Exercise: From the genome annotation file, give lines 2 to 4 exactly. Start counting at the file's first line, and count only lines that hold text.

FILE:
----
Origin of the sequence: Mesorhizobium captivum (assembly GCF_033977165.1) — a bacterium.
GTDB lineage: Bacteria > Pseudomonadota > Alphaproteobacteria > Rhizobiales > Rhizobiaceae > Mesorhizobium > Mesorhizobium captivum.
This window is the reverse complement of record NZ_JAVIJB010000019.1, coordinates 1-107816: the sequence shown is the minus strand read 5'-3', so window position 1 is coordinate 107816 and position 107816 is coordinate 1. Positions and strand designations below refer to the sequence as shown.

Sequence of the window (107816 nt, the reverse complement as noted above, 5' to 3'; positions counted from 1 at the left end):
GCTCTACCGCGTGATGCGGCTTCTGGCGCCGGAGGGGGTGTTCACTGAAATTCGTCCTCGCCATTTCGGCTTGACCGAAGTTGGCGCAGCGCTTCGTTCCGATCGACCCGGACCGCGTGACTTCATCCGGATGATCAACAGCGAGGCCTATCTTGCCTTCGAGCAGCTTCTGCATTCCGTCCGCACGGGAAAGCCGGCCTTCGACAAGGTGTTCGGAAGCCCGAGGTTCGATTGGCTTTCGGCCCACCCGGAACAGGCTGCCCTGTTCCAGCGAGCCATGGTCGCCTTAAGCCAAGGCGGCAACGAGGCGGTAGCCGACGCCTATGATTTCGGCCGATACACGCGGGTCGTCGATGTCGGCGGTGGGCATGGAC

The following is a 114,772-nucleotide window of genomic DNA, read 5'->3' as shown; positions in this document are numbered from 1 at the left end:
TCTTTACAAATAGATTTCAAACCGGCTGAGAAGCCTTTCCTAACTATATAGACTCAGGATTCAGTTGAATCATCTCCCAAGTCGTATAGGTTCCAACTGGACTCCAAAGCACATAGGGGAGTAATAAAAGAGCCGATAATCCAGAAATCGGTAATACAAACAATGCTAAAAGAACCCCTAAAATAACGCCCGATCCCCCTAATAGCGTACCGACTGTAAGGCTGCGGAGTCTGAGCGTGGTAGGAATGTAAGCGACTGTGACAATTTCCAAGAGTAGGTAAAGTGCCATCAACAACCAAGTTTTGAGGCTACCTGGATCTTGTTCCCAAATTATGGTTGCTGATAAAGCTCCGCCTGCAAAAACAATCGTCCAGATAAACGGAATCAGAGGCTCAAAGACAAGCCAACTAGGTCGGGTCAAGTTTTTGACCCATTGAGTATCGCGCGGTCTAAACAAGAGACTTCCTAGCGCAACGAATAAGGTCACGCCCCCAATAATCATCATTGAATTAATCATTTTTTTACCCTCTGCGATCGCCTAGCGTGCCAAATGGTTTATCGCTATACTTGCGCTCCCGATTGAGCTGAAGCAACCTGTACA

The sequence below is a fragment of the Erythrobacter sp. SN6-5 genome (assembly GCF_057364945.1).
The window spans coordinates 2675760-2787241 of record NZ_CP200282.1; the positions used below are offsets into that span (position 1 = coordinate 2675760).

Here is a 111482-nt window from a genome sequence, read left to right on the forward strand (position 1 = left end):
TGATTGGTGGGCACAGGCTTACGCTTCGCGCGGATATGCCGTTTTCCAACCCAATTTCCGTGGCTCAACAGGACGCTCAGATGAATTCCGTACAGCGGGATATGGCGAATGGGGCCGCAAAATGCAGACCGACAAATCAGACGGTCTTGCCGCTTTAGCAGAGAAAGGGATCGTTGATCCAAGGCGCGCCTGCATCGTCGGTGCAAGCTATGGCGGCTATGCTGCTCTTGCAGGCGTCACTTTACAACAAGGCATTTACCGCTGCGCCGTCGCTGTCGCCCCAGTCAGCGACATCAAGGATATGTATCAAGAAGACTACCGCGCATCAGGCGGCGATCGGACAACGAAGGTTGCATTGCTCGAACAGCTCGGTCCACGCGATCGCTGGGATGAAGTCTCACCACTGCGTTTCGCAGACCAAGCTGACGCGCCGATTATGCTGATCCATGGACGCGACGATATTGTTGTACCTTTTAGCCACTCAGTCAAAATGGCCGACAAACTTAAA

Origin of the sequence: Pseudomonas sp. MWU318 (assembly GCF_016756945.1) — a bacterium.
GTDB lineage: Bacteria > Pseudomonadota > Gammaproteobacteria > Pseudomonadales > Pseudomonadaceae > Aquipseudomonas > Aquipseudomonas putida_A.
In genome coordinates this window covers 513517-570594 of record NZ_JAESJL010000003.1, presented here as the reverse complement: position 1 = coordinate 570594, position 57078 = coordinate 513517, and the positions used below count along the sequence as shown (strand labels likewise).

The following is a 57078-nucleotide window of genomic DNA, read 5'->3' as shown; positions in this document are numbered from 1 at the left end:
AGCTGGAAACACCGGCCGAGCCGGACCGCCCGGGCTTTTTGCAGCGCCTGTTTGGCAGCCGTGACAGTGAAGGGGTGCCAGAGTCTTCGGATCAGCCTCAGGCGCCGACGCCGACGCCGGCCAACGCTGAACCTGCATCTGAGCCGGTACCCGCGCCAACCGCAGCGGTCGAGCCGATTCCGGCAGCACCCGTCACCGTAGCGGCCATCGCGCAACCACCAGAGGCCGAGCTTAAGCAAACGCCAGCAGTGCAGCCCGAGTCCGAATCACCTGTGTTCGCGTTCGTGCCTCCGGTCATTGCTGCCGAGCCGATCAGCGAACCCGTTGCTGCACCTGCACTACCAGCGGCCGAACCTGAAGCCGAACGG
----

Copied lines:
GTDB lineage: Bacteria > Pseudomonadota > Alphaproteobacteria > Rhizobiales > Rhizobiaceae > Mesorhizobium > Mesorhizobium captivum.
This window is the reverse complement of record NZ_JAVIJB010000019.1, coordinates 1-107816: the sequence shown is the minus strand read 5'-3', so window position 1 is coordinate 107816 and position 107816 is coordinate 1. Positions and strand designations below refer to the sequence as shown.

Sequence of the window (107816 nt, the reverse complement as noted above, 5' to 3'; positions counted from 1 at the left end):